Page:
Objectives: We examined providers' implicit and explicit attitudes toward lesbian and gay people by provider gender, sexual identity, and race/ethnicity.
Methods: We examined attitudes toward heterosexual people versus lesbian and gay people in Implicit Association Test takers: 2338 medical doctors, 5379 nurses, 8531 mental health providers, 2735 other treatment providers, and 214,110 nonproviders in the United States and internationally between May 2006 and December 2012. We characterized the sample with descriptive statistics and calculated Cohen d, a standardized effect size measure, with 95% confidence intervals.
Results: Among heterosexual providers, implicit preferences always favored heterosexual people over lesbian and gay people. Implicit preferences for heterosexual women were weaker than implicit preferences for heterosexual men. Heterosexual nurses held the strongest implicit preference for heterosexual men over gay men (Cohen d = 1.30; 95% confidence interval = 1.28, 1.32 among female nurses; Cohen d = 1.38; 95% confidence interval = 1.32, 1.44 among male nurses). Among all groups, explicit preferences for heterosexual versus lesbian and gay people were weaker than implicit preferences.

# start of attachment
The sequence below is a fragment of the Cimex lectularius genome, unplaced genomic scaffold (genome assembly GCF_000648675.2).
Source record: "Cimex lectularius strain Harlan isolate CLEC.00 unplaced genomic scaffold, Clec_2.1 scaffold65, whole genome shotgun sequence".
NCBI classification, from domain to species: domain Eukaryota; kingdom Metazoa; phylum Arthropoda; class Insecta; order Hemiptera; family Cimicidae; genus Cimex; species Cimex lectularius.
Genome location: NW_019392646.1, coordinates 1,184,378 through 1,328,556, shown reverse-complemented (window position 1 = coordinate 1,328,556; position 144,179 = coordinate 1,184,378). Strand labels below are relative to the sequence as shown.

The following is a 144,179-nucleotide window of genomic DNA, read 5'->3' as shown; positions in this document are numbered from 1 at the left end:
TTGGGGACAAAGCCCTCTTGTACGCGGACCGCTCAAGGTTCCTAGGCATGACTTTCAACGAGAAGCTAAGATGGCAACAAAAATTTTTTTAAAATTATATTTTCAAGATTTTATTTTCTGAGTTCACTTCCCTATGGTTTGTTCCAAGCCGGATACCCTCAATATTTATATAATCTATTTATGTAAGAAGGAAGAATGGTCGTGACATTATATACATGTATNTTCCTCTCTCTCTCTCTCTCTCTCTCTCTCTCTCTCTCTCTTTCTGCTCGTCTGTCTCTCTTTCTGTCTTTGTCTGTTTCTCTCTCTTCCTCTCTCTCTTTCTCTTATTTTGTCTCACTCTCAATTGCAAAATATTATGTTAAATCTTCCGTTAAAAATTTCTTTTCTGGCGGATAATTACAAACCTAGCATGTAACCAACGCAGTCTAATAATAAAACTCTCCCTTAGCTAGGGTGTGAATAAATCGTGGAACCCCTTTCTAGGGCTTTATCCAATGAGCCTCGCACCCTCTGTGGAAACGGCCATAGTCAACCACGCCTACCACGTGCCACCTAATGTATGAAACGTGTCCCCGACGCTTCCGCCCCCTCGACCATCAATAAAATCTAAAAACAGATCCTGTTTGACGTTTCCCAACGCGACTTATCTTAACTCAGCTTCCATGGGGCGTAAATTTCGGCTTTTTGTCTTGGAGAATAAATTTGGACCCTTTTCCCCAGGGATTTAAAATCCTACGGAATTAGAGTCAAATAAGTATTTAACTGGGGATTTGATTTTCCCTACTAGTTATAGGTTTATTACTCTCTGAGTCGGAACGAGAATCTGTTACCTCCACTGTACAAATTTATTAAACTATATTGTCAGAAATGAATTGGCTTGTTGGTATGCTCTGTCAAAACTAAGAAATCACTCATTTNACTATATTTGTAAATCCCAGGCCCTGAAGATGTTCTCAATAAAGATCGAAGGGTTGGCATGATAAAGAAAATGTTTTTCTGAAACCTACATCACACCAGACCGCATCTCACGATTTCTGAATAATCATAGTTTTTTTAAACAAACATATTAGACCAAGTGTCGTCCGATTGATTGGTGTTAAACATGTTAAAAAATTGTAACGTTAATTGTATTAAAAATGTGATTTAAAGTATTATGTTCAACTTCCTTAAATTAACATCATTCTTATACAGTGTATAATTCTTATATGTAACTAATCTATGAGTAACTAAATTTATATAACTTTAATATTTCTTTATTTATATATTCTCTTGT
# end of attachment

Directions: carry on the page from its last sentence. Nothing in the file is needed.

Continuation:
Conclusions: Implicit preferences for heterosexual people versus lesbian and gay people are pervasive among heterosexual health care providers. Future research should investigate how implicit sexual prejudice affects care.